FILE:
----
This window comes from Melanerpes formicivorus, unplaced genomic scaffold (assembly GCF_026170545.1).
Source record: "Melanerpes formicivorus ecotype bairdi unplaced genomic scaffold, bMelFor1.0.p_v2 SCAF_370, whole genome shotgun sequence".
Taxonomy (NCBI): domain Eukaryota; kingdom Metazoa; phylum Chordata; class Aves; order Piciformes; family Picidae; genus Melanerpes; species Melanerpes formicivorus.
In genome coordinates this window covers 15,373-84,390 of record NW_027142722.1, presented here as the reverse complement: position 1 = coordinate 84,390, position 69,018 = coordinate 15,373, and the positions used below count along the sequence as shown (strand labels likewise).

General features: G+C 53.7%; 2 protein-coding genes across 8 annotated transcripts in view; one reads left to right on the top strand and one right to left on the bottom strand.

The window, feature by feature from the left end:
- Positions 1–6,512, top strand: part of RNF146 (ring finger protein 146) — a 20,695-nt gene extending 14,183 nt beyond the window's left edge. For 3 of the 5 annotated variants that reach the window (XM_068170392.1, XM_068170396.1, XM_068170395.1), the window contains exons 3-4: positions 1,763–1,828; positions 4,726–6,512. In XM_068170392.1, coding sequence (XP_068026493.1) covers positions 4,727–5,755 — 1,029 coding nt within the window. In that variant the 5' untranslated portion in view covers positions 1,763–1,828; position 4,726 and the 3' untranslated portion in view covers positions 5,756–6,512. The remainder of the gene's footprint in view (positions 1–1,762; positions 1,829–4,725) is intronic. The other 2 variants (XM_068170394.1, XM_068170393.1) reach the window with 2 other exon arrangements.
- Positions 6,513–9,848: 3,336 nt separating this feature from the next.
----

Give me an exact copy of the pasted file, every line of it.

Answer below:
This window comes from Melanerpes formicivorus, unplaced genomic scaffold (assembly GCF_026170545.1).
Source record: "Melanerpes formicivorus ecotype bairdi unplaced genomic scaffold, bMelFor1.0.p_v2 SCAF_370, whole genome shotgun sequence".
Taxonomy (NCBI): domain Eukaryota; kingdom Metazoa; phylum Chordata; class Aves; order Piciformes; family Picidae; genus Melanerpes; species Melanerpes formicivorus.
In genome coordinates this window covers 15,373-84,390 of record NW_027142722.1, presented here as the reverse complement: position 1 = coordinate 84,390, position 69,018 = coordinate 15,373, and the positions used below count along the sequence as shown (strand labels likewise).

General features: G+C 53.7%; 2 protein-coding genes across 8 annotated transcripts in view; one reads left to right on the top strand and one right to left on the bottom strand.

The window, feature by feature from the left end:
- Positions 1–6,512, top strand: part of RNF146 (ring finger protein 146) — a 20,695-nt gene extending 14,183 nt beyond the window's left edge. For 3 of the 5 annotated variants that reach the window (XM_068170392.1, XM_068170396.1, XM_068170395.1), the window contains exons 3-4: positions 1,763–1,828; positions 4,726–6,512. In XM_068170392.1, coding sequence (XP_068026493.1) covers positions 4,727–5,755 — 1,029 coding nt within the window. In that variant the 5' untranslated portion in view covers positions 1,763–1,828; position 4,726 and the 3' untranslated portion in view covers positions 5,756–6,512. The remainder of the gene's footprint in view (positions 1–1,762; positions 1,829–4,725) is intronic. The other 2 variants (XM_068170394.1, XM_068170393.1) reach the window with 2 other exon arrangements.
- Positions 6,513–9,848: 3,336 nt separating this feature from the next.